Use this URL to cite or link to this record in EThOS: http://ethos.bl.uk/OrderDetails.do?uin=uk.bl.ethos.668676
Title: Venous haemodynamic and cerebrospinal fluid anomalies associated with multiple sclerosis
Author: Beggs, Clive Barron
ISNI:       0000 0004 5948 1136
Awarding Body: University of Bradford
Current Institution: University of Bradford
Date of Award: 2014
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Abstract:
This critical synopsis of prior work by Clive Beggs is submitted in support of a PhD by published work. The work focuses on venous and cerebrospinal fluid (CSF) anomalies associated with multiple sclerosis (MS) and other neurological diseases. MS is characterized by focal inflammatory lesions, which are often venocentric. Recently a vascular syndrome, chronic cerebrospinal venous insufficiency (CCSVI) has been linked with MS. This syndrome, which is characterized by constricted cerebral venous outflow, has become mired in controversy, with various studies producing conflicting findings, with the result that the science associated with CCSVI has become obscured. Clive Beggs work seeks to bring clarity to the debate surrounding CCSVI by characterizing physiological changes associated with constricted cerebral venous outflow. The work submitted here involves collaborative studies with Robert Zivadinov (University of Buffalo), Paolo Zamboni (University of Ferrara), and Chih- Ping Chung (National Yang Ming University of Medicine). The key findings of these studies are: (i) MS patients, diagnosed with CCSVI, exhibit greatly increased hydraulic resistance of the cerebral venous drainage system; (ii) MS patients experience loss of the small cerebral veins; (iii) MS patients exhibit reduced CSF bulk flow, consistent with mild venous hypertension; (iv) MS patients exhibit increased CSF pulsatility in the Aqueduct of Sylvius, which appears to be linked with mild venous hypertension associated with CCSVI; and (v) jugular venous reflux is associated with white matter and parenchymal volumetric changes in Alzheimer’s patients. Collectively, these findings suggest that extracranial venous anomalies are associated with changes in the intracranial physiology.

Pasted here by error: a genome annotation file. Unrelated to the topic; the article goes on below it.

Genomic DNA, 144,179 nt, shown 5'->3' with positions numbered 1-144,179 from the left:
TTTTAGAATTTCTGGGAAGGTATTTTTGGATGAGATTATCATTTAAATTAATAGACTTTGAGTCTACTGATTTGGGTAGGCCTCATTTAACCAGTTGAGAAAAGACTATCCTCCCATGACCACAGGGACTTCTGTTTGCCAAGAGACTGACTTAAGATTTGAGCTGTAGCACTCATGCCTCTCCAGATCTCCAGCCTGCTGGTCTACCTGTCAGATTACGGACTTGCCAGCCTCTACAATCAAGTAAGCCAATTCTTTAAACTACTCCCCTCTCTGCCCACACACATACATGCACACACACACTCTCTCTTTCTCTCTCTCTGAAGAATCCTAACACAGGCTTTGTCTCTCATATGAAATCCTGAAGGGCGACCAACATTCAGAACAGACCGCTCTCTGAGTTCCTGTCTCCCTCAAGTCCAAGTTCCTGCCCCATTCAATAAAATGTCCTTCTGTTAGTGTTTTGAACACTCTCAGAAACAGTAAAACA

Supervisor: Not available Sponsor: Not available
Qualification Name: Thesis (Ph.D.) Qualification Level: Doctoral
EThOS ID: uk.bl.ethos.668676  DOI: Not available
Keywords: Multiple sclerosis; Venous haemodynamics; Cerebrospinal fluid; Chronic cerebrospinal venous insufficiency; Intracranial fluid dynamics; Cervical plethysmography; Cerebral veins; Alzheimer’s disease
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